tv U.S. Senate Meets for Legislative Business CSPAN March 29, 2017 9:59am-12:00pm EDT
so i think we have time for a short rate. very short break, but you got to be right back in here. we have to start the knowledge session right here at 10:30. five minute. >> from his pentagon documents, what is clear is that is moving humans in a military environment towards being comfortable with this idea of merging man and machine.
>> senate lawmakers are meeting today to consider house approved measure overturning an obama administration when government and retirement savings plan straight it does is state programs for nongovernment employees. live coverage of the u.s.will la senate. ayer. the chaplain: let us pray. eternal father, our souls long for you, for we find strength and joy in your presence. guide our lawmakers to put their trust in you, seeking in every undertaking to live with honor.
when they go through difficulties, may they remember that, with your help, they can accomplish the seemingly impossible. give them the wisdom to take time to get to know one another, to be quick to listen, slow to speak, and slow to anger. lord, provide them with a faith that will trust you even when the darkness is blacker than a thousand midnights. may they always find strength in your providential leading. we pray in your strong name. amen.
the president pro tempore: please join me in reciting the pledge of allegiance to our flag. i pledge allegiance to the flag of the united states of america, and to the republic for which it stands, one nation under god, indivisible, with liberty and justice for all. mr. mcconnell: mr. president? the presiding officer: the majority leader. mr. mcconnell: i move to proceed to h.j. res. 67. the presiding officer: the clerk will report. the clerk: motion to proceed to the consideration of h.j. res. 67, disapproving the rules submitted by the department of labor relating to savings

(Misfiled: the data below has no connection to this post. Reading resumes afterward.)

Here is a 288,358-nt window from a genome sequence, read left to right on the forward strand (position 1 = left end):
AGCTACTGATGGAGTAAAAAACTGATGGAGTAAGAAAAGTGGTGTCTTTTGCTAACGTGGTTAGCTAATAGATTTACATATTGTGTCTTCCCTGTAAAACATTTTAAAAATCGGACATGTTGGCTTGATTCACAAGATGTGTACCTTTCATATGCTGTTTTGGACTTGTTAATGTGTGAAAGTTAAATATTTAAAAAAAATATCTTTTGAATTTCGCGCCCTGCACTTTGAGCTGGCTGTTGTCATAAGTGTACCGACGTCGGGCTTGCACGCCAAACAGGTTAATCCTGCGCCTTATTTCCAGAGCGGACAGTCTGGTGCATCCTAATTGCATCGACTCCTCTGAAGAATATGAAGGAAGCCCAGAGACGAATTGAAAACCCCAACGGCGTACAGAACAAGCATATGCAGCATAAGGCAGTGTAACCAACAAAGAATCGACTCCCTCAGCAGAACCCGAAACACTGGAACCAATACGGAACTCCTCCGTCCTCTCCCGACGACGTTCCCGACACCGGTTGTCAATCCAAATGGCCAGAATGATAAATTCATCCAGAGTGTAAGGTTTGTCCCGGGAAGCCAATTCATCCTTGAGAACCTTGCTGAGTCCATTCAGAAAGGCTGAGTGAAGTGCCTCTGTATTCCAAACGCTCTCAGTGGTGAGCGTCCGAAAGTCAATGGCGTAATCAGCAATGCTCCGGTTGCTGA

arrangements, and so forth. the presiding officer: the question is on the motion to proceed. all those in favor say aye. opposed, no. the ayes appear to have it. the ayes do have it. the motion is agreed to. the clerk will report the joint resolution. the clerk: house joint resolution 67, disapproving the rules submitted by the department of labor relating to savings arrangements and so forth. mr. mcconnell: mr. president? the presiding officer: the majority leader. mr. mcconnell: over the last eight years american workers grappled with a sluggish economy and policies that often made it harder for families to get ahead. even on its way out the door, the obama administration pushed forward with more unfair regulations that hurt the middle class. they tried to advance regulations that threatened jobs and hindered economic growth. they tried to shift power away from people and toward government on everything from education to land management